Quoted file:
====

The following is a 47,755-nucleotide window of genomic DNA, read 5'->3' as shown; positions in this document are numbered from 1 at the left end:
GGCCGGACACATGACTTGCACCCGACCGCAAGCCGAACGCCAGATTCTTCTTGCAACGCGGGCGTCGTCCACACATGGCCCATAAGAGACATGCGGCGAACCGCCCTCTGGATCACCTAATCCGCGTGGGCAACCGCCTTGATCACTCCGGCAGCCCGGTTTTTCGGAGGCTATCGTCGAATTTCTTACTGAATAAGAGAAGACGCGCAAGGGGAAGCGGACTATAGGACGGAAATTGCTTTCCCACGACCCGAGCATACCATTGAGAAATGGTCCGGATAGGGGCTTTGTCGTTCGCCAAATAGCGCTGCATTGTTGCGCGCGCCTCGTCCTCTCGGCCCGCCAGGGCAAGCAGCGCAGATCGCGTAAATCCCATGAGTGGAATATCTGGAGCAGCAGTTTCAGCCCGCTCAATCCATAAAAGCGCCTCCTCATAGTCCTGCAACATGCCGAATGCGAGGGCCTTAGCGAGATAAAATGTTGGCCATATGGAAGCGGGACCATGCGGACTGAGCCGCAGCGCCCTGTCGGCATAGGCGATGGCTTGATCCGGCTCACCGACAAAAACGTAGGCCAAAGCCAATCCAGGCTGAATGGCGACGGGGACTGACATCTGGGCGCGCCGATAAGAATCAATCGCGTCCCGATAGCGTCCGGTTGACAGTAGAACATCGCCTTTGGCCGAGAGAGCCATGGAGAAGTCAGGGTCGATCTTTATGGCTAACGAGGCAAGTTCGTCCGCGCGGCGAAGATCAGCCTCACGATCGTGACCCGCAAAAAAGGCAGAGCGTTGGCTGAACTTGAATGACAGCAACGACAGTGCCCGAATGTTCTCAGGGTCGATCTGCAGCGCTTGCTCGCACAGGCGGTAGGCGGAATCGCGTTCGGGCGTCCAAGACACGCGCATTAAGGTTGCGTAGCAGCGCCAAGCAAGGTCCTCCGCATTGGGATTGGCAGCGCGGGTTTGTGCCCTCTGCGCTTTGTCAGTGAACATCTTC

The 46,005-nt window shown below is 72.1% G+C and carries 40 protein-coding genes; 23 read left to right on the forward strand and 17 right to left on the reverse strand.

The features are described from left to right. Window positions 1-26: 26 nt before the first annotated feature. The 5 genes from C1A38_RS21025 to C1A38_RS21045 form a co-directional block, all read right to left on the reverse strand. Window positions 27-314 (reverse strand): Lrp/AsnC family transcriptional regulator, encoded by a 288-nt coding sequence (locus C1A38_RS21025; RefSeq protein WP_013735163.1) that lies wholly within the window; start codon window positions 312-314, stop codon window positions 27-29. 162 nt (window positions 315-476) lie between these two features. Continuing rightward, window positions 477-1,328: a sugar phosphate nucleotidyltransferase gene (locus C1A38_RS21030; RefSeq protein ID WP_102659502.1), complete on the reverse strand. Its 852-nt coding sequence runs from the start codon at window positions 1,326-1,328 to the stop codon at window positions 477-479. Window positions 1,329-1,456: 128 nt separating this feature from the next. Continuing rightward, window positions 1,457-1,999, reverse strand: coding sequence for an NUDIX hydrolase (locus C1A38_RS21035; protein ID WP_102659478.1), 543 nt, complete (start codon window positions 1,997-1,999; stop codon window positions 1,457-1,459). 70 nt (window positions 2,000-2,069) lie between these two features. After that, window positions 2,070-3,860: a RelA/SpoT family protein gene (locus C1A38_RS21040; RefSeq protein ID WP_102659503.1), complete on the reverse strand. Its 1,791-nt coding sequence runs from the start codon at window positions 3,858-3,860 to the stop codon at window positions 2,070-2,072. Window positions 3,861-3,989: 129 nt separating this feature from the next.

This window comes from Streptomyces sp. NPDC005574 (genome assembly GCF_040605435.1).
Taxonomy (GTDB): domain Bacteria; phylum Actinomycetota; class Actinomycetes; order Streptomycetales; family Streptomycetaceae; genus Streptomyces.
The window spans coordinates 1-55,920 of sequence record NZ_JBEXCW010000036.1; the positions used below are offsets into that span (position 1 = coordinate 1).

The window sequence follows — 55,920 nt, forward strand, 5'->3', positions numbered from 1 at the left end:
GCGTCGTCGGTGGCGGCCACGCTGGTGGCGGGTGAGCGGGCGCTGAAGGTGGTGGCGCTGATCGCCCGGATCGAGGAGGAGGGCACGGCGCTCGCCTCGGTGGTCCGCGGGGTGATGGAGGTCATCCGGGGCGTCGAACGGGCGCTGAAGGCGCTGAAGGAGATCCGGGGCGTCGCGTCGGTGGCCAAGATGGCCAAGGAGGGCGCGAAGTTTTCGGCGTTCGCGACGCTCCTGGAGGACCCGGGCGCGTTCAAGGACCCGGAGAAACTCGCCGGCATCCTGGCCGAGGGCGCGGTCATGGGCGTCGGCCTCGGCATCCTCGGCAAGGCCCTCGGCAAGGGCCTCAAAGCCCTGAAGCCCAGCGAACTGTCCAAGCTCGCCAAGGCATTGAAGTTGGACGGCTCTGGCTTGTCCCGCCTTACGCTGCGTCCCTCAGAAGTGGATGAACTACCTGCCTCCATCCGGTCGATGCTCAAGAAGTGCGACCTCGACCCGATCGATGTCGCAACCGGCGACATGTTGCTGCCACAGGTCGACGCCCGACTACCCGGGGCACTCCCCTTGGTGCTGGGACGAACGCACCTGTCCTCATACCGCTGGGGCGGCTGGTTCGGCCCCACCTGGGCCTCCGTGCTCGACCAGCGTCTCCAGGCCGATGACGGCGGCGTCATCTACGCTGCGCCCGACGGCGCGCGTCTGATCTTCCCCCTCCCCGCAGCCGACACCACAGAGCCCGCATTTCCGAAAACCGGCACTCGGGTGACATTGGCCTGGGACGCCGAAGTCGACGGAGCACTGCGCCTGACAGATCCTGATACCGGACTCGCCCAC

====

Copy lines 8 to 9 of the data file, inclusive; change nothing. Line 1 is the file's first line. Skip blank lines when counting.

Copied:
The window sequence follows — 55,920 nt, forward strand, 5'->3', positions numbered from 1 at the left end:
GCGTCGTCGGTGGCGGCCACGCTGGTGGCGGGTGAGCGGGCGCTGAAGGTGGTGGCGCTGATCGCCCGGATCGAGGAGGAGGGCACGGCGCTCGCCTCGGTGGTCCGCGGGGTGATGGAGGTCATCCGGGGCGTCGAACGGGCGCTGAAGGCGCTGAAGGAGATCCGGGGCGTCGCGTCGGTGGCCAAGATGGCCAAGGAGGGCGCGAAGTTTTCGGCGTTCGCGACGCTCCTGGAGGACCCGGGCGCGTTCAAGGACCCGGAGAAACTCGCCGGCATCCTGGCCGAGGGCGCGGTCATGGGCGTCGGCCTCGGCATCCTCGGCAAGGCCCTCGGCAAGGGCCTCAAAGCCCTGAAGCCCAGCGAACTGTCCAAGCTCGCCAAGGCATTGAAGTTGGACGGCTCTGGCTTGTCCCGCCTTACGCTGCGTCCCTCAGAAGTGGATGAACTACCTGCCTCCATCCGGTCGATGCTCAAGAAGTGCGACCTCGACCCGATCGATGTCGCAACCGGCGACATGTTGCTGCCACAGGTCGACGCCCGACTACCCGGGGCACTCCCCTTGGTGCTGGGACGAACGCACCTGTCCTCATACCGCTGGGGCGGCTGGTTCGGCCCCACCTGGGCCTCCGTGCTCGACCAGCGTCTCCAGGCCGATGACGGCGGCGTCATCTACGCTGCGCCCGACGGCGCGCGTCTGATCTTCCCCCTCCCCGCAGCCGACACCACAGAGCCCGCATTTCCGAAAACCGGCACTCGGGTGACATTGGCCTGGGACGCCGAAGTCGACGGAGCACTGCGCCTGACAGATCCTGATACCGGACTCGCCCAC